‘Headshots are a vital part of an actor’s tool kit (as well as an expensive one), so the tendency to stress out about it is an understandable one’. (Fontana,2016)
Over the summer i did plenty of research about who and where was best to get my headshots done. However it was still a difficult decision as i hadn’t yet had any professional headshots done therefore i thought it was essential to go with someone who had been recommended by a friend, this been simply because i wanted to feel comfortable with whoever i decided to go with in order to get the best possible natural shot, i also wanted an honest opinion on how peoples experiences had gone, thats why i felt as though going with someone who a friend had already been with was an necessity. As im a student i also didn’t want to be paying a great mass of money. In the end i decided to go with Michael Pollard who is based in Manchester, the cost was fairly cheap and other students i know said he made them feel relaxed therefore the decision was pretty easy.
I paid £110.00 for a two hour shoot and 5 edited photos which was defiantly in my price range. I asked a friend to take me to the shoot to make me feel more at ease, When i arrived at the destination it turned out to be his house which i didn’t expect at all this made me feel slightly anxious as i was entering his home and i hadn’t yet met him. However when i arrived he made me feel extremely relaxed and welcome. He asked me a range of different questions for example what i wanted from the photos, casting type as well as asking about my career goals. I felt as though he wanted to get to know me which also helped the experience be more relaxing and enjoyable. I took plenty of different style and coloured tops with me as i wanted to try get as many different looks as possible, to help enhance this i also had different hairstyles. As i have long hair i thought it was important to have some with it up and down. Also after speaking to James Pearson in a workshop his suggestion was to make the headshots look as natural as possible and on a daily basis i tend to have my hair up. James Pearson also mentioned that its important that the eyes stand out on a headshots as the eyes do say alot about a person. When Micheal was asking what i wanted from my headshots i explained this to him therefore he decided to take photos both inside and outside as he wanted to get a range of different lights he also used reflectors to help enhance my eyes through image.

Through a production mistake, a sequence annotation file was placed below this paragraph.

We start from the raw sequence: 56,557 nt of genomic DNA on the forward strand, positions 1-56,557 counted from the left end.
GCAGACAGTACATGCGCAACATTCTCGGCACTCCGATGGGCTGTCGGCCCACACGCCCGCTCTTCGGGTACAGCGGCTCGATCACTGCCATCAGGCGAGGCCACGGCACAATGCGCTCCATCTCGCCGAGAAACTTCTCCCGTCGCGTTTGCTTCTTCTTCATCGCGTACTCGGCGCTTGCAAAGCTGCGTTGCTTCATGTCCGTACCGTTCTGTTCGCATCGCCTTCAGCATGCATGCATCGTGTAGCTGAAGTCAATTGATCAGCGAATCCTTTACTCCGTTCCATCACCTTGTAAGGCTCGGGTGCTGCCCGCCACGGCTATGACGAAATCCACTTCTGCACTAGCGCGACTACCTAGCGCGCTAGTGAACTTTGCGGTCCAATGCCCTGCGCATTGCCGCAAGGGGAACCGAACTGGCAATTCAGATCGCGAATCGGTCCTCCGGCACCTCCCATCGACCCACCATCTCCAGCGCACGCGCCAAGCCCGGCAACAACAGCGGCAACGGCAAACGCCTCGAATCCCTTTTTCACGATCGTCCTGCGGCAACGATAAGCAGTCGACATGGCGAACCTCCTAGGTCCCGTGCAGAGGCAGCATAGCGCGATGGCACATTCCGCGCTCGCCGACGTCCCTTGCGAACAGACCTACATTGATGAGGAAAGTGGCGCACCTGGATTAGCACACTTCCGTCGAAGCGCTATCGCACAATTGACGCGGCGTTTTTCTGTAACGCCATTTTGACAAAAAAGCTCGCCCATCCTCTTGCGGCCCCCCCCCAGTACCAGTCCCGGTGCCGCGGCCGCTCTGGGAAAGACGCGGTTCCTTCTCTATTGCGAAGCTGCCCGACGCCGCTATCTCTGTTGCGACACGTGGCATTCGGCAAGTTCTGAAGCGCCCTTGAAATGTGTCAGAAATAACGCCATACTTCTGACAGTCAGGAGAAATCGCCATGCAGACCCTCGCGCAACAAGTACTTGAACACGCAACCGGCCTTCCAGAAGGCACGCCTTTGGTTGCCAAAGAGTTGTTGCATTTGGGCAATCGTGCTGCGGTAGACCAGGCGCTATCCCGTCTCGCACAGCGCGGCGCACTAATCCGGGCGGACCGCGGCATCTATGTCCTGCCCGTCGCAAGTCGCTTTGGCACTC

Overall i thoroughly enjoyed my experience and the process went as i expected however if i was to get more headshots done in the future i would defiantly do more research for myself and not rely on other peoples experiences and i would more than likely pay more than what i did as i hope i wouldn’t be on such a budget. I am happy with my chosen five images however i can imagine the more times i get headshots taken the more natural and easier it will be to pose for the camera. I would recommend Michael Pollard for people who are new to going through this process as he did a fantastic job and made me feel comfortable!
Below is two examples of my selected headshots:
Regarding the previous post about workload i managed to get everything sorted and now i feel as though i am back on track with maintaining my workload and feeling positive. I have continued to use the method of writing to do lists as i feel as though this helps keep me organised and on top of things. I will continue to use this method in the future as it benefits me. My movement memory has also started to improve yet again however i know in order for me to succeed i need to keep going over the movement i get taught as i hate and refuse to go on stage and make a fool out of myself, i will work as much as it takes until the movement i have been taught becomes embodied but physically and mentally.
Fontana,L. (2016) ‘How to relax for a headshot’, Backstage. <http://www.backstage.com/advice-for-actors/backstage-experts/how-to-relax-for-headshot-shoot/> [5.10.16]